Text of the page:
Richard McCann's work has appeared in The Atlantic Monthly, Esquire, Tin House, and Ploughshares, and in many anthologies, including Best American Essays 2000. He is the author of Ghost Letters, a book of poems. He has received fellowships from the National Endowment for the Arts and the Fine Arts Work Center in Provincetown, and from the Fulbright and Rockefeller Foundations. He lives in Washington, D.C., where he co-directs the graduate program in creative writing at American University.
Though it is a work of fiction, this slim volume of interconnected stories a collection 18 years in the making by the codirector of the graduate program in creative writing at American University reads like a memoir; an unnamed first-person narrator leads the reader through meticulously constructed scenes from his past, musing on self, sexual identity and family dynamics. The earliest chapters are set in a suburb of Washington, D.C., in the 1950s. The narrator is a child, growing up gay in classic fashion, obsessed with his glamorous mother and chastised by his father for things like "cutting out Winnie Winkle fashion dolls from the Sunday funnies or designing elaborate ball gowns for my favorite movie stars." When he dresses in his mother's clothes with another boy, he is caught; a fishing expedition with his father is a failure. The narrator's transition into adulthood is hardly any easier: his father dies young; his brother, Davis, also gay, is arrested several times and eventually dies of a drug overdose. And in the final section, the narrator is revealed to have AIDS, a disease that has claimed the lives of many friends. McCann's calm, elegiac prose is lovely in descriptive passages, but turns stiff and self-conscious in the frequent explanations the narrator offers for his behavior and that of others. Still, McCann's graceful writing carries these bittersweet snapshots of a life plagued by self-doubt and yearning. Agent, Gail Hochman. (Apr. 26) Copyright 2005 Reed Business Information.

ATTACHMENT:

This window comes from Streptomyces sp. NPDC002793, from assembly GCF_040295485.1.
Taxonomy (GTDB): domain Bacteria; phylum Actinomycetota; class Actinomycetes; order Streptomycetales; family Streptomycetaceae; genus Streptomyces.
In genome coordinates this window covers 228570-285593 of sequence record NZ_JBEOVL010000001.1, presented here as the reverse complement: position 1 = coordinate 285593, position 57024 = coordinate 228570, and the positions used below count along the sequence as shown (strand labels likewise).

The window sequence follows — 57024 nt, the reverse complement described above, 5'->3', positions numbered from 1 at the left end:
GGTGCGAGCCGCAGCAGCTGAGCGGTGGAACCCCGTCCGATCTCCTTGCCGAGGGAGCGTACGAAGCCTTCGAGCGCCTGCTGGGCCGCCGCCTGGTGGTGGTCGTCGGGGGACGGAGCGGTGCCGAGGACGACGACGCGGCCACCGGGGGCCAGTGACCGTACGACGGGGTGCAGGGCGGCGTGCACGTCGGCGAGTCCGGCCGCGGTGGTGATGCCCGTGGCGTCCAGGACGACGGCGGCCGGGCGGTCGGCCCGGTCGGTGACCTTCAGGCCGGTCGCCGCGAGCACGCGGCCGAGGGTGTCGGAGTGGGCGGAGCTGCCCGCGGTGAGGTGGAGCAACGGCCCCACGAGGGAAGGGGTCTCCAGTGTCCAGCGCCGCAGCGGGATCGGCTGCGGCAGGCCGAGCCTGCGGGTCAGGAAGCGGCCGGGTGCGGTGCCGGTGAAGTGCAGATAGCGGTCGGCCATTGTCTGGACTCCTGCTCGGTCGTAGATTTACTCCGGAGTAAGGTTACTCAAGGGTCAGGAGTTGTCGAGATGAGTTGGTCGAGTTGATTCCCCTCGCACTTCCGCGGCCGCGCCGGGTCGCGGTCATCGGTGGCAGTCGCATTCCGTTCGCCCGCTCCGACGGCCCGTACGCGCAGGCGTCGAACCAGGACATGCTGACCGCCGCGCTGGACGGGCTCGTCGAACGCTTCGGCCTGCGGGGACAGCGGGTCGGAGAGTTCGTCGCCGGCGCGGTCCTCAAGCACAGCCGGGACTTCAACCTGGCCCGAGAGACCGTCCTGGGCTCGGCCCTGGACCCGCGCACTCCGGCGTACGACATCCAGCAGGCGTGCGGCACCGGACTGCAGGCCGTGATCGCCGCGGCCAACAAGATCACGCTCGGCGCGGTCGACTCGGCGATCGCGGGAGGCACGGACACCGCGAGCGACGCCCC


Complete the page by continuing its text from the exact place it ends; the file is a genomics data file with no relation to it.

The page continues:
With his father dead, an 11-year-old boy in sunny post- World War II America turns to his "mother of sorrows." Pantheon's big April push. Copyright 2004 Reed Business Information.
"Mother of Sorrows is almost unbearably beautiful. It is, purely and simply, the real thing -- a work of fiction so intricately felt, so magnificently written, that it can stand unembarrassed beside the mystery of life itself."-Michael Cunningham, author of The Hours
"Some of the cleanest, most elegant and unfussy prose I've read in ages. . . . [It] is, on one level, a gay coming-of-age narrative, and as such it ranks among the best. . . . But the ruling metaphors here are more universal: concealment and disclosure, assertion and invisibility." -James Marcus, Los Angeles Times Book Review "The voice in McCann's Mother of Sorrows is purely his own -- lyrical, melancholy, precise, refined." -Newsday "McCann holds such an exquisitely bright light over the landscape of 1950s suburban Maryland and the coming of age of his emotionally fragile, unnamed protagonist who appears in each interlocking story that the resulting book feels almost combustible. . . [His] prose is full of achingly sensual detail and imagery." -The Washington Post Book World